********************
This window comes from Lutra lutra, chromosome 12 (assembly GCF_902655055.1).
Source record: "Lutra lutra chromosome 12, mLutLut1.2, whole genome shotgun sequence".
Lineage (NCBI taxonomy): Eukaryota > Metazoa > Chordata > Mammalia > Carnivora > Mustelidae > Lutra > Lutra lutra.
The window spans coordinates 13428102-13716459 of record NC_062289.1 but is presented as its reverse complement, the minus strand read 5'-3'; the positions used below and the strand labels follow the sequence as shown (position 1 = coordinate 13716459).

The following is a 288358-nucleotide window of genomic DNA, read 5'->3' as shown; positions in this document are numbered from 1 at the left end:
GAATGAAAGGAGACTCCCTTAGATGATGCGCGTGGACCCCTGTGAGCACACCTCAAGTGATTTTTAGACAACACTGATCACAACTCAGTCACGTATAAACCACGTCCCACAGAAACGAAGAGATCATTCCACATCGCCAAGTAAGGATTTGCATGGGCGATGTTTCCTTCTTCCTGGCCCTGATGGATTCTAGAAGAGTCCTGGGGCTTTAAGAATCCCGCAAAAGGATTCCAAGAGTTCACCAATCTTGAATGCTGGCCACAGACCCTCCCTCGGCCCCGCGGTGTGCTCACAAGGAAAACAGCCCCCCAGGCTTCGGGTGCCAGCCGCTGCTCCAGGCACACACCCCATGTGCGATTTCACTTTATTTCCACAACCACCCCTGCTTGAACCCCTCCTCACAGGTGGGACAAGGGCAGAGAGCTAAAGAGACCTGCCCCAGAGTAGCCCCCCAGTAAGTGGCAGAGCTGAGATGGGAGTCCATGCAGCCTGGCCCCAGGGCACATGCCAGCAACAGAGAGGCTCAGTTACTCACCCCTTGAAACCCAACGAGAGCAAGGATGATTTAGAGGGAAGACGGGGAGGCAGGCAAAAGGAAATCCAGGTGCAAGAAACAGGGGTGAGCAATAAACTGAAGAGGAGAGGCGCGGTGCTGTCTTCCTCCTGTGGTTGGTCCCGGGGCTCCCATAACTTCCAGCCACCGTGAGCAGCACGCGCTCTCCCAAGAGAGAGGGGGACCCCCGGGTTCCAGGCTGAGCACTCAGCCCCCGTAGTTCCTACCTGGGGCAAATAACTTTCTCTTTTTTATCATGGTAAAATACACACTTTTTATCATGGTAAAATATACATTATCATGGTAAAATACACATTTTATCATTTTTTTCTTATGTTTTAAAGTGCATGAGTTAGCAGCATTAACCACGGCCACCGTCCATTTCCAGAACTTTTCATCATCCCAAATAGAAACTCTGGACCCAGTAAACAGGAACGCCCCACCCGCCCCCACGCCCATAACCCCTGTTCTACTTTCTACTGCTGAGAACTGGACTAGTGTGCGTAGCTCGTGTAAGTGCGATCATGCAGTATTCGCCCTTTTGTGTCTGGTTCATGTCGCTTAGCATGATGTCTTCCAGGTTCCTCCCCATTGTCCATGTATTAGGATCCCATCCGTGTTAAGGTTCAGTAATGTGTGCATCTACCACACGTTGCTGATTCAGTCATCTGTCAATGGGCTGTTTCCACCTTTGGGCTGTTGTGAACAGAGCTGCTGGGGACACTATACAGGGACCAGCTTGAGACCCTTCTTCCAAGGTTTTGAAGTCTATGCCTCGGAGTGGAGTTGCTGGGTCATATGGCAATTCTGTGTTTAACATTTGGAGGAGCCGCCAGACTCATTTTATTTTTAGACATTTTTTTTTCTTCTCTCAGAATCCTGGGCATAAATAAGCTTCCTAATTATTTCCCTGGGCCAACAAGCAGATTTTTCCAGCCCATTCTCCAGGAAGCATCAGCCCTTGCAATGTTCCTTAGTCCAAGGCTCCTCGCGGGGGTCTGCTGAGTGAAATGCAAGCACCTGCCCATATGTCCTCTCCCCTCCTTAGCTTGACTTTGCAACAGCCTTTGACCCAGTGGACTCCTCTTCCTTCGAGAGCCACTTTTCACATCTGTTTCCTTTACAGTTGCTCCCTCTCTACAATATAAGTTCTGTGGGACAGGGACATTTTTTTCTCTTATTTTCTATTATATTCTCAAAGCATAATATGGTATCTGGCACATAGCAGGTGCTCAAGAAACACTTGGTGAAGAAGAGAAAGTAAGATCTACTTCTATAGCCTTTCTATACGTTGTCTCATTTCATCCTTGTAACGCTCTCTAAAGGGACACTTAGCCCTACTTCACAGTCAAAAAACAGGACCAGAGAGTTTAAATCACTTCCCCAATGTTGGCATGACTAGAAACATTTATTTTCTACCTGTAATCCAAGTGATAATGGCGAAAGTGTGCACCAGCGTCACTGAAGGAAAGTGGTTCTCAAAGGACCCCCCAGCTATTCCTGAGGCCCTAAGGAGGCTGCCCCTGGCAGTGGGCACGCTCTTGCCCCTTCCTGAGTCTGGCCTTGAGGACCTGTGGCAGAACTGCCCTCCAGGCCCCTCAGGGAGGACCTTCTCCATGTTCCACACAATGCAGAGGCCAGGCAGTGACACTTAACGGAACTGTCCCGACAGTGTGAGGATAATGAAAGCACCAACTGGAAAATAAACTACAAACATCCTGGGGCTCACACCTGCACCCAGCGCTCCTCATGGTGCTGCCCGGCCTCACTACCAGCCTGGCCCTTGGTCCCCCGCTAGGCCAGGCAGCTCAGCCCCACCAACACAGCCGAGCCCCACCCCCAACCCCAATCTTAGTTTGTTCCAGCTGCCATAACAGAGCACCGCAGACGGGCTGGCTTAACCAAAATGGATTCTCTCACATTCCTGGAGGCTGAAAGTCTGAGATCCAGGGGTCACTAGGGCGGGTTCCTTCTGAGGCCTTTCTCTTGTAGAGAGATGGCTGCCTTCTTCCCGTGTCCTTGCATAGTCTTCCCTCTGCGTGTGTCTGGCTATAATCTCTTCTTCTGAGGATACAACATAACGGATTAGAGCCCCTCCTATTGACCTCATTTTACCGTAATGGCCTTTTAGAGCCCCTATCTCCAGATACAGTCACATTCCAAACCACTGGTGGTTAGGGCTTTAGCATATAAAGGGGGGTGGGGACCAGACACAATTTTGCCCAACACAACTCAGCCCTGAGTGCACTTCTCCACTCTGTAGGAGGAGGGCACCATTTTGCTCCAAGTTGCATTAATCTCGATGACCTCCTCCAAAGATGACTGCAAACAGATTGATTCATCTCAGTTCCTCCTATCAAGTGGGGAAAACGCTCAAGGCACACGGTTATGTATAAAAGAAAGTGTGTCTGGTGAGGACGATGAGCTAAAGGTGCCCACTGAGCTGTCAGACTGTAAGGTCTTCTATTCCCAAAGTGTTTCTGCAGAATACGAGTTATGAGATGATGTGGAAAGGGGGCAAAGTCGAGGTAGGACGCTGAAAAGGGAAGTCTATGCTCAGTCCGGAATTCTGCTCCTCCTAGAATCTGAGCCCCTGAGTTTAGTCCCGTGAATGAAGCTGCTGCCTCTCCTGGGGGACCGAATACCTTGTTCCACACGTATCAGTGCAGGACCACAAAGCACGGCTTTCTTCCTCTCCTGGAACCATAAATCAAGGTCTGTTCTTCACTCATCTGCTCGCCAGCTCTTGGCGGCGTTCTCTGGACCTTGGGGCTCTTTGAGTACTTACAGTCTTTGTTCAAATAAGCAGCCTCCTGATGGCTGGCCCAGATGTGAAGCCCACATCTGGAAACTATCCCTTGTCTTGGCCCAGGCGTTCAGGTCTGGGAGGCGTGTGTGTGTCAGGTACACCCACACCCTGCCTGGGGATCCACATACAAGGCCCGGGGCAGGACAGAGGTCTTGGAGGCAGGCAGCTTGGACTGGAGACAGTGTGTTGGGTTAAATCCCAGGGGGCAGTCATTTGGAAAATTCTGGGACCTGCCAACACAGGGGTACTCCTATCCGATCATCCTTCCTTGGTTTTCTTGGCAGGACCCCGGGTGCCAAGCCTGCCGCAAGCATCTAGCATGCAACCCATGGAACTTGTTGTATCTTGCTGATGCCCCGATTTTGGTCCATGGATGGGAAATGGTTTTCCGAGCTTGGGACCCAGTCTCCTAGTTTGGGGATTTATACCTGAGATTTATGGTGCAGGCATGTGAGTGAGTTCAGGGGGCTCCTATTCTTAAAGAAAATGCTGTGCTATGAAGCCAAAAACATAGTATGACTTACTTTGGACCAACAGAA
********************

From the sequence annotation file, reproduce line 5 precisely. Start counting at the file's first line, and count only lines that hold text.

The following is a 288358-nucleotide window of genomic DNA, read 5'->3' as shown; positions in this document are numbered from 1 at the left end: